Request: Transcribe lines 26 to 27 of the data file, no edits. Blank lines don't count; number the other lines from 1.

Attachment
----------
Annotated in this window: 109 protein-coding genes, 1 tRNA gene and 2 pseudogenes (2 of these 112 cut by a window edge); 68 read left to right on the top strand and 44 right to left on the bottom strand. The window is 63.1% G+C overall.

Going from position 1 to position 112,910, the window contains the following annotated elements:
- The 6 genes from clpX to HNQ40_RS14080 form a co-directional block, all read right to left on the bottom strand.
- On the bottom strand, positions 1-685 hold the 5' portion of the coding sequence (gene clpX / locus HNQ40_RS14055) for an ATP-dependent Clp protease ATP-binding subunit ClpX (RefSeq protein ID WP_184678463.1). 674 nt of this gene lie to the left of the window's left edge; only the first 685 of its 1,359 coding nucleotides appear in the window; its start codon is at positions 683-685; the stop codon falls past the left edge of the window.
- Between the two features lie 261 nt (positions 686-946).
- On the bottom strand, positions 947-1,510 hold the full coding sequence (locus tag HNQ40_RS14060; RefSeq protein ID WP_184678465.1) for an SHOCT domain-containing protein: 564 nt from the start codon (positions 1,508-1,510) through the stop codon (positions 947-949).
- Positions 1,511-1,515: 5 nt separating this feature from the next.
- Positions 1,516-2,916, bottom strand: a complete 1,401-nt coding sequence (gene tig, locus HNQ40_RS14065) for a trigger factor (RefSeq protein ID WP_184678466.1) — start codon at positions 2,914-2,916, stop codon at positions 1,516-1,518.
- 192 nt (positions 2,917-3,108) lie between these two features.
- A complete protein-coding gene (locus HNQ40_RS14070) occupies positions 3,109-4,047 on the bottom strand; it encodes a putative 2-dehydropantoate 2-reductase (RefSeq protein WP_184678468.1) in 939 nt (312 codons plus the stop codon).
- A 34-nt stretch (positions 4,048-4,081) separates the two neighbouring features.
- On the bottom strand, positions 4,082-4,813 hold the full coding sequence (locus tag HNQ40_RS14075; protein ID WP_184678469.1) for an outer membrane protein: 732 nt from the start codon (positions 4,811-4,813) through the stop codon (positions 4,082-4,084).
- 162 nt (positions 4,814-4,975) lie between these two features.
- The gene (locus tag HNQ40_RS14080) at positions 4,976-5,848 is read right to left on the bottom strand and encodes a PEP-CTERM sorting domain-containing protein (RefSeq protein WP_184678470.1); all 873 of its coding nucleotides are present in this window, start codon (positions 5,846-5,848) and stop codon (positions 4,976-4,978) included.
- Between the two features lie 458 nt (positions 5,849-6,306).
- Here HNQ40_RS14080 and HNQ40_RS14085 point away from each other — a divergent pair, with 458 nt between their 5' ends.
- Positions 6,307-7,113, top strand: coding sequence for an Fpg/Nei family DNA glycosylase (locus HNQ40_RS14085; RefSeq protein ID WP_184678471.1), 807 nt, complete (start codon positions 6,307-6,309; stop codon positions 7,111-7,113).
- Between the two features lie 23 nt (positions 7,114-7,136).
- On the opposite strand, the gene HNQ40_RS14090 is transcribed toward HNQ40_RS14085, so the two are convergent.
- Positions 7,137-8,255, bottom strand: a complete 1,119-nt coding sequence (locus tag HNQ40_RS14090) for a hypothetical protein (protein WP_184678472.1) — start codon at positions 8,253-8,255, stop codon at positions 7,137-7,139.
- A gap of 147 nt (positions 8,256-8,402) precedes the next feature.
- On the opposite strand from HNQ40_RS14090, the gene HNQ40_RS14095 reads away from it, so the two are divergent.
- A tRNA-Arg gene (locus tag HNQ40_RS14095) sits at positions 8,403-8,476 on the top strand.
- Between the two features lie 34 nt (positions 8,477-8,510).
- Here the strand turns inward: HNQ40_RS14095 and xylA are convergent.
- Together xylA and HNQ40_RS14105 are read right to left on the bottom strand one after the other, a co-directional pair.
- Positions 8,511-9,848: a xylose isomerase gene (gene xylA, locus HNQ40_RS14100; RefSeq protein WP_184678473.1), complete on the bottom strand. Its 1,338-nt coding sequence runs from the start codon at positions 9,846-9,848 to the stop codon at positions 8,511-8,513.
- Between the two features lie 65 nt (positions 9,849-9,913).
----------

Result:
- Together xylA and HNQ40_RS14105 are read right to left on the bottom strand one after the other, a co-directional pair.
- Positions 8,511-9,848: a xylose isomerase gene (gene xylA, locus HNQ40_RS14100; RefSeq protein WP_184678473.1), complete on the bottom strand. Its 1,338-nt coding sequence runs from the start codon at positions 9,846-9,848 to the stop codon at positions 8,511-8,513.